Fastener Technology Puzzle

If you buy a loaf of bread, it comes in a plastic bag closed with either a metal twist-tie or a little plastic tab. Either of these may be re-used to close the bag again after you have used some of the bread.

If you buy a bunch of carrots, they generally come in a plastic bag that is closed with a little piece of tape. The tape is generally stronger than the material of the bag, making it really hard to remove the tape without ripping the bag open. And even if you do get the tape undone, it can’t be re-used.

Why do they do that? I’m not any more likely to use the entire bag of carrots at once than I am to use a whole loaf of bread at once, so it’s not that the carrots are less likely to need a bag closure.

Comments

  1. #1 Aaron Bergman
    October 17, 2009

    You don’t need to re-seal a bag of carrots because there’s no advantage in doing so. With bread, on the other hand, it can help keep the bread from going stale.

  2. #2 Odysseus
    October 17, 2009

    Carrots aren’t meant to be stored in the bag, but rather in a box in the fridge or something. Bread on the other hand should stay fresh in its bag of highly specialized nanotech-plastic.

  3. #3 Art
    October 17, 2009

    Carrots don’t need to be resealed. They last longer if they don’t stay in plastic. Condensation or other moisture buildup causes them to rot. They last longer if they can breath.

    Any bag that needs to be resealed generally gets a wooden clothes pin. I have used the same four clothes pins in my kitchen for twenty years.

  4. #4 Robert
    October 17, 2009

    They should put bread in cellophane bags instead of plastic because it’s eco-friendly, but people won’t buy bread in cellophane because when they squeeze the bag it doesn’t feel soft enough.

  5. #5 george.w
    October 17, 2009

    Another vote for wooden clothespins. We have a cup of them on the countertop and use them for all sorts of tasks. A miracle technology, the clothespin.

  6. #6 Janne
    October 17, 2009

    Markup on bread, meet markup on carrots. The bread manufacturer can easily absorb the extra cost of zip ties; the produce wholesaler can not.

    Part of the reason: carrots are generic, while bread is less so. You tend to want to buy “your” brand of bread, but you don’t care who grew your carrots or who distributed them.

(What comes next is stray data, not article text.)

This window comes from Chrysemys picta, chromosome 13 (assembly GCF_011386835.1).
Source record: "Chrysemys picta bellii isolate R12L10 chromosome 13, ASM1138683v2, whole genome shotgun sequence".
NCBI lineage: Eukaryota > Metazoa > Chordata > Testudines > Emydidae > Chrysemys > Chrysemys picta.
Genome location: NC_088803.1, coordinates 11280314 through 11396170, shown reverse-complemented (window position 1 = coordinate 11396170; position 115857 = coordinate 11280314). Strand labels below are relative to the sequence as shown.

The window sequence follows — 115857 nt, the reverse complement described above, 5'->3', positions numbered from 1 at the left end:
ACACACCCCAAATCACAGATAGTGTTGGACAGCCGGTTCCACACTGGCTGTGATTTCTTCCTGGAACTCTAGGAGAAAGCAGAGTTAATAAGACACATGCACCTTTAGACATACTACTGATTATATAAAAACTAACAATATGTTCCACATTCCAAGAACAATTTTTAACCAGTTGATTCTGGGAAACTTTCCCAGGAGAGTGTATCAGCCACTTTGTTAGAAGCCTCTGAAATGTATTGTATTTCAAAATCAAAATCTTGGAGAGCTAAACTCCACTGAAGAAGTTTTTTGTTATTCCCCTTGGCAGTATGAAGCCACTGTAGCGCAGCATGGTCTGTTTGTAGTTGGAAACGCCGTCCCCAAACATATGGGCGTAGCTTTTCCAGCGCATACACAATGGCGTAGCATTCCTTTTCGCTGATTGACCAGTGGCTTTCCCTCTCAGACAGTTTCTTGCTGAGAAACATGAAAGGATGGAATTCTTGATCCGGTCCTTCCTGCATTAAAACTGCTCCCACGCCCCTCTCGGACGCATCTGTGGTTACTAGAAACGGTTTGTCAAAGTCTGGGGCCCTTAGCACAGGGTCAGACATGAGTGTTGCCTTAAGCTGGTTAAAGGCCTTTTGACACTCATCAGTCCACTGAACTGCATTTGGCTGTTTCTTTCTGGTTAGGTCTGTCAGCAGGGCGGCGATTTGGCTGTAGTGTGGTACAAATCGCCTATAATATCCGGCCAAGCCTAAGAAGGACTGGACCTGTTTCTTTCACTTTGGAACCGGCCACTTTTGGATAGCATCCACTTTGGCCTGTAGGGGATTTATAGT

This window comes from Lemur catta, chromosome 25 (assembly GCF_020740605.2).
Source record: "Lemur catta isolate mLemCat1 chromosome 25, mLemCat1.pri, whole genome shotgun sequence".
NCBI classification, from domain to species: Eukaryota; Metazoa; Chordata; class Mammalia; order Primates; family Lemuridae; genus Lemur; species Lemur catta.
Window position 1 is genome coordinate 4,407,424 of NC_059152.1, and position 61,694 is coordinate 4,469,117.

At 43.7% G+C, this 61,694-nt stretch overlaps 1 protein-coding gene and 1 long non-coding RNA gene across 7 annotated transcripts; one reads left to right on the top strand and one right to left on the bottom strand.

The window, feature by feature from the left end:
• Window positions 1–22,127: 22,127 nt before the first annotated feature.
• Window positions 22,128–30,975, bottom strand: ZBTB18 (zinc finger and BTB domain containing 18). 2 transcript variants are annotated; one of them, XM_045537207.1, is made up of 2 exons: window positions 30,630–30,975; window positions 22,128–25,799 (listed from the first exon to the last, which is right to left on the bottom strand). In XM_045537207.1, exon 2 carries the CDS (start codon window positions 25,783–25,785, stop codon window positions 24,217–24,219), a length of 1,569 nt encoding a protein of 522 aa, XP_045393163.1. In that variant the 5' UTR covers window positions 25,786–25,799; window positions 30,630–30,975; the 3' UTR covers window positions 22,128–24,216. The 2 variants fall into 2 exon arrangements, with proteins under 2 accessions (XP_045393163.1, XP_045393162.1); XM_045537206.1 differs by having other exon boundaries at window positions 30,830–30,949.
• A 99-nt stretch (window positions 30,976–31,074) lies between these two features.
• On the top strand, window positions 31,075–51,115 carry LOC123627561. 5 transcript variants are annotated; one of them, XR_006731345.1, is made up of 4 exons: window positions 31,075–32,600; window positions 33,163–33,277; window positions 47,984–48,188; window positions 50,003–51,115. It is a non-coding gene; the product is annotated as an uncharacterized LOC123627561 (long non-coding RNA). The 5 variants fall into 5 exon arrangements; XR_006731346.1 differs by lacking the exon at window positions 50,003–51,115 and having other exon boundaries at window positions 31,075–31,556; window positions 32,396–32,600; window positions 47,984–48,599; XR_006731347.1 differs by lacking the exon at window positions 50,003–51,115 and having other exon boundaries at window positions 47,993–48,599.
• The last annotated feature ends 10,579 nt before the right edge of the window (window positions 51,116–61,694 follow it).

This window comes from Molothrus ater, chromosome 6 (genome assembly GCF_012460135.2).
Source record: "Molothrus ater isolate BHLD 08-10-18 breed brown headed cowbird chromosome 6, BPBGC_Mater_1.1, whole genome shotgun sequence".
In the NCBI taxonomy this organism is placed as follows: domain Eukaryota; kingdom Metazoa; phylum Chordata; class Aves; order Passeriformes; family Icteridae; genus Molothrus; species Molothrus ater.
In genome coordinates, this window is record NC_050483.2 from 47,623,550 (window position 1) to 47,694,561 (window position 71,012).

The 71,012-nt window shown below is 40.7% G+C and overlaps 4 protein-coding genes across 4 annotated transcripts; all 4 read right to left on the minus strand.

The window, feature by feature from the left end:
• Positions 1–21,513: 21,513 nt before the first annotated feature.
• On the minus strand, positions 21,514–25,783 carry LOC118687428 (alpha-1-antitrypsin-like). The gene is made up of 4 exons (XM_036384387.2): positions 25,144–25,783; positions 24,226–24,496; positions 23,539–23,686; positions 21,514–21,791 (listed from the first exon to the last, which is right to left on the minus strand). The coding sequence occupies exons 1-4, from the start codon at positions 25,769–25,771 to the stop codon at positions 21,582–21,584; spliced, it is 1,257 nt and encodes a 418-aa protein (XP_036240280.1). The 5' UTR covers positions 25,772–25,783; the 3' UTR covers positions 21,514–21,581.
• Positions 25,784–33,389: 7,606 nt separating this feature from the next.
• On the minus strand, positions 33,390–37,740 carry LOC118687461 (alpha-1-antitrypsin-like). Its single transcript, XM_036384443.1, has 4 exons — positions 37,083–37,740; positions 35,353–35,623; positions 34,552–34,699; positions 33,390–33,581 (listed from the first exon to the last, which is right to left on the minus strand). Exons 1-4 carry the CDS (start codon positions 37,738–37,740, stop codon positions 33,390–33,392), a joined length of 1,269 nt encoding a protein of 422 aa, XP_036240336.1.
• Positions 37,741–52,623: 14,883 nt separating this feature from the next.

7. #7 Mike Kozlowski
    October 17, 2009

    Bagged carrots? What the hell kind of farmer’s market bags their carrots? You’re not shopping at one of those… SUPERMARKETS… are you?

  8. #8 Thony C.
    October 18, 2009

    People who buy bread in plastic bags only have themselves to blame!

  9. #9 quantense
    October 18, 2009

    Actually I buy carrots without bag at all. Bread with, but just a packet without any tie. I can use this packet later anyway. And I believe it’s cleaner than carrot’ bag, if there’s one.

  10. #10 Katherine
    October 18, 2009

    Yet celery keeps best if it is in a plastic bag, yet it is sold without one!

  11. #11 thm
    October 19, 2009

    Perhaps they figure that carrot-buyers are also bread-buyers, and bread-buyers can easily accumulate a modest collection of re-usable bag-closers left over from the bags of bread that they’ve finished, and so those carrot-buyers who wish to keep their partially consumed bags of carrots sealed (which, as the previous comments suggest, is not all carrot-buyers) can just use an old bread bag closure.

    The best place to store bread, by the way, is the freezer; see Harold McGee on how bread goes stale.

  12. #12 Micah S
    October 19, 2009

    Said carrots would be just fine sitting in a cool dry place of your convenience, out in the open, very much unlike your bread.

  13. #13 rpsms
    October 20, 2009

    Because a bunch of carrots has more mass than a loaf of bread, it has a better chance of attaining the momentum required to overcome the holding strength of the fastener during normal transport and handling?

  14. #14 Bert Chadick
    October 20, 2009

    An obscure fact: The little hard plastic tab with the key shaped slot was invented by one of the long term financial supporter of the paleo-racist John Birch Society. For decades I never bought bread sealed by those tabs because it helped financed people who wanted to put me in prison. I’m sure the inventor is dead by now and the JBS might as well be.

    Wire twists for me.

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